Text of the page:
Bush's Brain on Bush's Heart
"Get your facts right -- there are at least three president who had worse approval ratings [than George W. Bush]: Truman, Johnson and Nixon."
on-line Washingtonpost.com chat , May 7, 2008
In a post last week, I faulted Karl Rove for slapping down a Washingtonpost.com reader who claimed that his old boss George W. Bush is the "most unpopular" president in U.S. history. The reader was citing a Gallup poll showing that Bush's disapproval rating reached an all-time high of 69 percent in April, the highest figure ever recorded for a president. He was followed by Truman at 67 percent and Nixon at 66 percent.
I have now received a more detailed explanation from Rove for his interpretation of the Gallup poll, which I am posting in slightly abbreviated form, along with the comments of two leading pollsters.
Karl Rove's response:
My source for saying three Presidents had lower approval ratings is Gallup. At their nadir, these three Presidents had lower ratings:
Carter 28% approval
Nixon 24% approval
Truman: 22% approval
"Disapproval" is not the more relevant measure, as you suggest, for two reasons. First, the question posed to me refers in its opening sentence to "approval ratings." And second, "approval" is a more accurate measure to examine over the history of the Gallup Poll than is the "disapproval "rating. Early Gallup polling tends to show much larger percentages of people who don't have an opinion on Presidential performance. Rather than say they disapproved, a larger number of respondents hid out in the "do not know" category in Gallup's earlier years than offer that answer today. Over the years, Americans have shown a growing willingness to express an opinion on presidential performance.
If you look at the marks given Presidents such as Truman, Eisenhower, Kennedy, Johnson and Nixon, you will see a persistently larger number of Americans who offer no opinion on President performance than have chosen that answer in the last thirty years or so. [See Gallup's explanation for this phenomenon here.]
Today, as the percentage of 'no opinion' responses to the presidential job approval question has declined, Americans appear to be more willing to give a negative response, resulting in the situation in which Bush's disapproval rating is at a record high while his approval rating is not at a record low."
Comparing absolute disapproval numbers from today and thirty years ago is comparing apples to oranges. Approval is the better number to look at, not disapproval, because of consistent respondent willingness - over the span of the Gallup Poll - to offer an opinion on this measure.
A couple of points before I turn it over to the experts:
(1) Rove originally said that Johnson had a lower approval rating than Bush. That is not the case. According to Gallup, Johnson's nadir was 35 per cent in August 1968, at the height of the Vietnam war. Bush was 28 per cent in April.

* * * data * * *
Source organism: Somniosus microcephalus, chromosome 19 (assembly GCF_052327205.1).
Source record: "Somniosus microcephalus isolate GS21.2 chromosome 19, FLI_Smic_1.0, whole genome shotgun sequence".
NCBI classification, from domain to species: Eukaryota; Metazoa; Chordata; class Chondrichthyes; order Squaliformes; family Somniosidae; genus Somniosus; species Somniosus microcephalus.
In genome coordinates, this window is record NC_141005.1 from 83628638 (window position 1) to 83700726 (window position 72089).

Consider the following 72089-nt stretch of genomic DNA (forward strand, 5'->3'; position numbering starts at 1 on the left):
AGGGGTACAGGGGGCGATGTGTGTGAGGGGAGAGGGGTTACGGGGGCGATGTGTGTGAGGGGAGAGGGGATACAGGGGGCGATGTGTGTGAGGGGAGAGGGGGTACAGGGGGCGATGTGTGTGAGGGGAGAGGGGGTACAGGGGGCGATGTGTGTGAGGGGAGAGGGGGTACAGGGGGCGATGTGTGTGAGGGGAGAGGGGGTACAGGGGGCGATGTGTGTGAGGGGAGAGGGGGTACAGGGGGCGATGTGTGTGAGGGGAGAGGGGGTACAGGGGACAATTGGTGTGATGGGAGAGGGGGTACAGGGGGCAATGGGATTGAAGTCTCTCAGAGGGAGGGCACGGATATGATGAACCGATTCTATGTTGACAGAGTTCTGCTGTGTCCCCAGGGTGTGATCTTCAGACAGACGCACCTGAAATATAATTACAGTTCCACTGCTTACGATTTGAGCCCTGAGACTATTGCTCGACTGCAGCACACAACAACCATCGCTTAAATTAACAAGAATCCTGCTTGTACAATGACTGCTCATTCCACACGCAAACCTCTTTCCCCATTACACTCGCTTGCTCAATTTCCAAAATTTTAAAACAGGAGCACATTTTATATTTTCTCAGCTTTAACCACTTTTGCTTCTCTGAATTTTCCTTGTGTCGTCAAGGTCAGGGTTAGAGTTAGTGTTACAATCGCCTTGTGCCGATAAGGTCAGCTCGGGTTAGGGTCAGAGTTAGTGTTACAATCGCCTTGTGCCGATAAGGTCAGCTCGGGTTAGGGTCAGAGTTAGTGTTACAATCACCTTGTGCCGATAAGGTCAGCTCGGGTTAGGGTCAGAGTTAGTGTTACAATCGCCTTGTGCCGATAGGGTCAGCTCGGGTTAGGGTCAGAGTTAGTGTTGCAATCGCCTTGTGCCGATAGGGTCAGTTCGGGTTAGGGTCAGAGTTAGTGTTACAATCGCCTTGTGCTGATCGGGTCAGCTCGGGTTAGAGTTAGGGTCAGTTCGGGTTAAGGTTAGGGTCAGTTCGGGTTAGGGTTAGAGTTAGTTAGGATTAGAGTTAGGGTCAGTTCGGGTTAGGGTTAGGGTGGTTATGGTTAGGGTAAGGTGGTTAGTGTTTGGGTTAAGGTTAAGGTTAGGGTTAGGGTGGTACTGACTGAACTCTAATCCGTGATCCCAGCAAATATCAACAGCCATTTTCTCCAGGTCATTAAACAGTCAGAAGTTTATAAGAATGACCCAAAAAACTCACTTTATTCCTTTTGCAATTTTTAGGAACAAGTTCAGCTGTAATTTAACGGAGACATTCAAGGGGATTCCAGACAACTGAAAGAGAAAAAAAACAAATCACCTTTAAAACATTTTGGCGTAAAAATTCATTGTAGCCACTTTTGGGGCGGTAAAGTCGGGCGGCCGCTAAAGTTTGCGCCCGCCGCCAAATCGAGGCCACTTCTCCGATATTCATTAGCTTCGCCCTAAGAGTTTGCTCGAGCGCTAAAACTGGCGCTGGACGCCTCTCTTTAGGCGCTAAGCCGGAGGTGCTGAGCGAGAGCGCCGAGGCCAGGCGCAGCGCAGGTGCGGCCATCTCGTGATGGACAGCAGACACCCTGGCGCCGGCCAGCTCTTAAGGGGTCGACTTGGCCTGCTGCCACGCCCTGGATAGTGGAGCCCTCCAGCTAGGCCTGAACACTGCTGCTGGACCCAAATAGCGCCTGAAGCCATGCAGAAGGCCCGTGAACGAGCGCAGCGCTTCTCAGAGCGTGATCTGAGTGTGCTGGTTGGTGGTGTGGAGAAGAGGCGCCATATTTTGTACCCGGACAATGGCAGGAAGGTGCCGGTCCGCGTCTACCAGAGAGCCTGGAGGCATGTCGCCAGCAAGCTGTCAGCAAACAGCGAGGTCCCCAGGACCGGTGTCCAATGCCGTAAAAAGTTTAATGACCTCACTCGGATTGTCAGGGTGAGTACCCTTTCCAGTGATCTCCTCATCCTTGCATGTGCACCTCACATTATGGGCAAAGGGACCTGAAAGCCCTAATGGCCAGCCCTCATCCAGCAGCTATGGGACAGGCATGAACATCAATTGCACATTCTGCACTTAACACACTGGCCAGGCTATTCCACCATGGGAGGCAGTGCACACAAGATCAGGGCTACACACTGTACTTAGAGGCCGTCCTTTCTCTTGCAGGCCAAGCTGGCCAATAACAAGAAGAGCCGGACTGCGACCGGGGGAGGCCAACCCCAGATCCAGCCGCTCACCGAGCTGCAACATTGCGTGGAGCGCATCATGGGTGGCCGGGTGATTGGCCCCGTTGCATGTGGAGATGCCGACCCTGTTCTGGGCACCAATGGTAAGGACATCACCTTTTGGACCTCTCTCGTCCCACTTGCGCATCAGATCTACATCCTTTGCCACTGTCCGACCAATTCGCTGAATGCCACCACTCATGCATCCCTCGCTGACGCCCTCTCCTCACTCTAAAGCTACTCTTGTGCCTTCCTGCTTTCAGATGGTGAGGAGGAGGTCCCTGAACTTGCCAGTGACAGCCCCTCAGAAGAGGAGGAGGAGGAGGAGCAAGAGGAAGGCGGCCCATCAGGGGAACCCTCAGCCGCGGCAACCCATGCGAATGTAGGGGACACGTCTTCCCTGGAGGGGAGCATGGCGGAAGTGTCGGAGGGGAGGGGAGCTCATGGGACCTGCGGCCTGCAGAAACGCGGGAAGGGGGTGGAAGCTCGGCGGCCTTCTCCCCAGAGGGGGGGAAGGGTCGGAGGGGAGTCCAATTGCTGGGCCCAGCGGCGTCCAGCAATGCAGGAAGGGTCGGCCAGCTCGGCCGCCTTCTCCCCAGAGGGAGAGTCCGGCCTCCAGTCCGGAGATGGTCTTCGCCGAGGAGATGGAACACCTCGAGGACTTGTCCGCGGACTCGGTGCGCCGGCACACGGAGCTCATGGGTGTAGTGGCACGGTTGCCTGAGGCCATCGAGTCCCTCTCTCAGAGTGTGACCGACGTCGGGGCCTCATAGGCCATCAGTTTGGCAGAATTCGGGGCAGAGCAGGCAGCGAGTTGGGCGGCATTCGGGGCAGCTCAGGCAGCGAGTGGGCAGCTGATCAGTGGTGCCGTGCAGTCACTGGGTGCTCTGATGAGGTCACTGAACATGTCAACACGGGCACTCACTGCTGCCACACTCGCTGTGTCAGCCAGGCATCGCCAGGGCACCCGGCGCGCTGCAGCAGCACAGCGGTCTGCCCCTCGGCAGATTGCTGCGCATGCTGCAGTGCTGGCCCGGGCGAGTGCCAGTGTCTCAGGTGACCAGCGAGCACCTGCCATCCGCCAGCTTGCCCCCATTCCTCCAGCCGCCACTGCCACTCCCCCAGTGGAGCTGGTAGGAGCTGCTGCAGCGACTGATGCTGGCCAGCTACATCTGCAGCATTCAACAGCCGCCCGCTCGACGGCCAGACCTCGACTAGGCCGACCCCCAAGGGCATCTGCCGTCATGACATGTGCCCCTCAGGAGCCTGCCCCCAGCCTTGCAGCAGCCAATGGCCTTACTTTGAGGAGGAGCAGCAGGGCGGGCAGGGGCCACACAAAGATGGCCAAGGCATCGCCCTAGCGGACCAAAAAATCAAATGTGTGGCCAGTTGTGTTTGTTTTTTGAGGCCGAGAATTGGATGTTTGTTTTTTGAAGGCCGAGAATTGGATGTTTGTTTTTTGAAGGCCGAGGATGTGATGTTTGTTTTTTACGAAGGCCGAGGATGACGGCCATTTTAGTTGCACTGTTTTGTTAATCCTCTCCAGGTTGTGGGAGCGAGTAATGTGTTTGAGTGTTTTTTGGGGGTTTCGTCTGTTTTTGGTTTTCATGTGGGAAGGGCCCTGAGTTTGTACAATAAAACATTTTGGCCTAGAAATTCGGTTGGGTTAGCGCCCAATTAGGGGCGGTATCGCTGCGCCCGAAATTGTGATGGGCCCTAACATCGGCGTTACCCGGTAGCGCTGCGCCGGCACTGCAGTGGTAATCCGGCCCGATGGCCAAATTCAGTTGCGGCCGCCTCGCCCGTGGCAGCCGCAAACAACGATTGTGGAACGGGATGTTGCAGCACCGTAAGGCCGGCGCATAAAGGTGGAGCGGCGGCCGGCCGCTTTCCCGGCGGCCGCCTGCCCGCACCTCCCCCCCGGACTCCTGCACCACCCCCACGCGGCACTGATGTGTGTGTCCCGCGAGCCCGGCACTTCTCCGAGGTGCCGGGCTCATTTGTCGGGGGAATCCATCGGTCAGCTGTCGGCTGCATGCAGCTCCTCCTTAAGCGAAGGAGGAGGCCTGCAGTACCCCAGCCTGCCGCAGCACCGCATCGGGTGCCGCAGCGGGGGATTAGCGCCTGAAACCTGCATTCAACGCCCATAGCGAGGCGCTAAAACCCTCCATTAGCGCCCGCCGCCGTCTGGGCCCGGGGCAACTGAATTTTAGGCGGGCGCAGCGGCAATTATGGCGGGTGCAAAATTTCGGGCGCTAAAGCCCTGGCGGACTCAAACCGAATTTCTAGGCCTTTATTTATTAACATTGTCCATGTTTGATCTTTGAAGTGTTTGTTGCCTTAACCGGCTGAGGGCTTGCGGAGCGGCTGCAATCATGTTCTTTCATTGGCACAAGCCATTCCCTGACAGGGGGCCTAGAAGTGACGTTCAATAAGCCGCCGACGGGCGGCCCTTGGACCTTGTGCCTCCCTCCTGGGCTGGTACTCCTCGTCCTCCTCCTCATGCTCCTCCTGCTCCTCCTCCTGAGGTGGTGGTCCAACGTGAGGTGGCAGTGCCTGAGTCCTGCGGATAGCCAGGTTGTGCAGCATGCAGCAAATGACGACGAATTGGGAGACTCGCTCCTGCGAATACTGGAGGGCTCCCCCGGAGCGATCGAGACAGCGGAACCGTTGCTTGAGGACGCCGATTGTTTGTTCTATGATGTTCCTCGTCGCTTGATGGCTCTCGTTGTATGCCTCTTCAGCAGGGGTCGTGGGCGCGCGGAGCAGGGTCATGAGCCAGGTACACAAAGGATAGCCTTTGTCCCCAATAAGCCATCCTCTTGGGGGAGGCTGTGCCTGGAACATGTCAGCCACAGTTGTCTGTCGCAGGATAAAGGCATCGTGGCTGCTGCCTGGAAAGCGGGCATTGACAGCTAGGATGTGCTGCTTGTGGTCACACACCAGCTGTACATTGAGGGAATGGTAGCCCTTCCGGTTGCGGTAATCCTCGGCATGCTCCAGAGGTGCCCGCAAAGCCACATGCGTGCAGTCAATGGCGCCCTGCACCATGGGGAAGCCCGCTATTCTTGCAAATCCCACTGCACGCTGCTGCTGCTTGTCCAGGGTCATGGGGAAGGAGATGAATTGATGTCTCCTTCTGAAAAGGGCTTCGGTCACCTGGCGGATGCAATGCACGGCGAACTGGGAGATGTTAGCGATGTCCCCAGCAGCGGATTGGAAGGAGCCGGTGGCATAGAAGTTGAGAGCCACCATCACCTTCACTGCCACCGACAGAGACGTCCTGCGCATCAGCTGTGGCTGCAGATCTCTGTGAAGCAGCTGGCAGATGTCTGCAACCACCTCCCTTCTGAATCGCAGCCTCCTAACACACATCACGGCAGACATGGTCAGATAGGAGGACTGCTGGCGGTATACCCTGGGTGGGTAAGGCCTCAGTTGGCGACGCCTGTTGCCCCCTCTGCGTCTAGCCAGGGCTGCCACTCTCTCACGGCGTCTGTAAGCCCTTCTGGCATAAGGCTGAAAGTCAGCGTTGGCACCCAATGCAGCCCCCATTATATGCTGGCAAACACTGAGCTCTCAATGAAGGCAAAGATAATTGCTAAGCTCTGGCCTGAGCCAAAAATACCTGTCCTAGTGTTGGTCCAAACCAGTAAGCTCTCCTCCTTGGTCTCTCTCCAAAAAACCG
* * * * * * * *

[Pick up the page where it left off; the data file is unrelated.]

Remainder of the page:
(2) Carter and Bush both recorded approval ratings of 28 percent, so Rove is wrong to say that Carter's rating is "lower" than Bush's.
The main point made by the polling experts I consulted (Frank Newport of Gallup and Andrew Kohut of the Pew Research Center) is that you have to look at both approval and disapproval ratings to make a fair-minded assessment of Bush's relative standing compared to other presidents. His disapproval rating is higher than any other president, but he outperforms Truman and Nixon on his approval rating.
"You can always spin these numbers to make them look better from your point of view," said Newport, editor-in-Chief of the Gallup Poll. In a blog item here, Newport makes the point that Bush's figures are less-than-stellar whichever way you look at them.
Kohut made a similar point. The approval and disapproval figures are all within the margin of error. "A global statement on where Bush stands has to take both of these indexes into account. It is a complicated picture--but that's the way the world is."
The Pinocchio Test
I may have been a little harsh in awarding Karl Rove three Pinocchios last week. You can make an argument about whether approval or disapproval ratings are a more valid metric for judging unpopularity. (My feeling is that you have to look at both.) The bottom line is that Rove put the best possible spin on a pretty dismal picture. He was wrong about Johnson and only half-right about Carter, so let's settle for two Pinocchios.
Posted by: Dave | May 12, 2008 1:28 PM | Report abuse
Posted by: MikeA | May 12, 2008 2:15 PM | Report abuse
Posted by: JakeD | May 12, 2008 2:33 PM | Report abuse
Posted by: Fairlington Blade | May 12, 2008 2:47 PM | Report abuse
Posted by: JakeD | May 12, 2008 2:49 PM | Report abuse
Posted by: JakeD | May 12, 2008 2:53 PM | Report abuse
Posted by: Peter Demian | May 12, 2008 2:56 PM | Report abuse
Posted by: JakeD | May 12, 2008 2:59 PM | Report abuse
Posted by: Why do you ask, Two Dogs? | May 12, 2008 3:40 PM | Report abuse
Posted by: JakeD | May 12, 2008 3:49 PM | Report abuse
Posted by: fortheclueless | May 12, 2008 3:55 PM | Report abuse
Posted by: Will | May 12, 2008 3:58 PM | Report abuse
Posted by: dyinglikeflies | May 12, 2008 4:37 PM | Report abuse
Posted by: Moi | May 12, 2008 6:29 PM | Report abuse
Posted by: JakeD | May 12, 2008 6:44 PM | Report abuse
Posted by: DonJulio | May 12, 2008 7:25 PM | Report abuse
Posted by: jblog | May 12, 2008 8:48 PM | Report abuse
Posted by: Rove's a Jerk | May 12, 2008 9:37 PM | Report abuse
Posted by: Ida | May 14, 2008 11:19 AM | Report abuse
Posted by: Dijetlo | May 14, 2008 12:50 PM | Report abuse
Posted by: Anonymous | May 15, 2008 6:57 AM | Report abuse
Posted by: Michael | May 15, 2008 9:31 AM | Report abuse
Posted by: Anonymous | May 15, 2008 11:24 PM | Report abuse
Posted by: Jeremiah | May 19, 2008 12:38 AM | Report abuse
Posted by: Carl | May 21, 2008 1:02 PM | Report abuse
Posted by: MadasHell | May 23, 2008 3:47 PM | Report abuse
The comments to this entry are closed.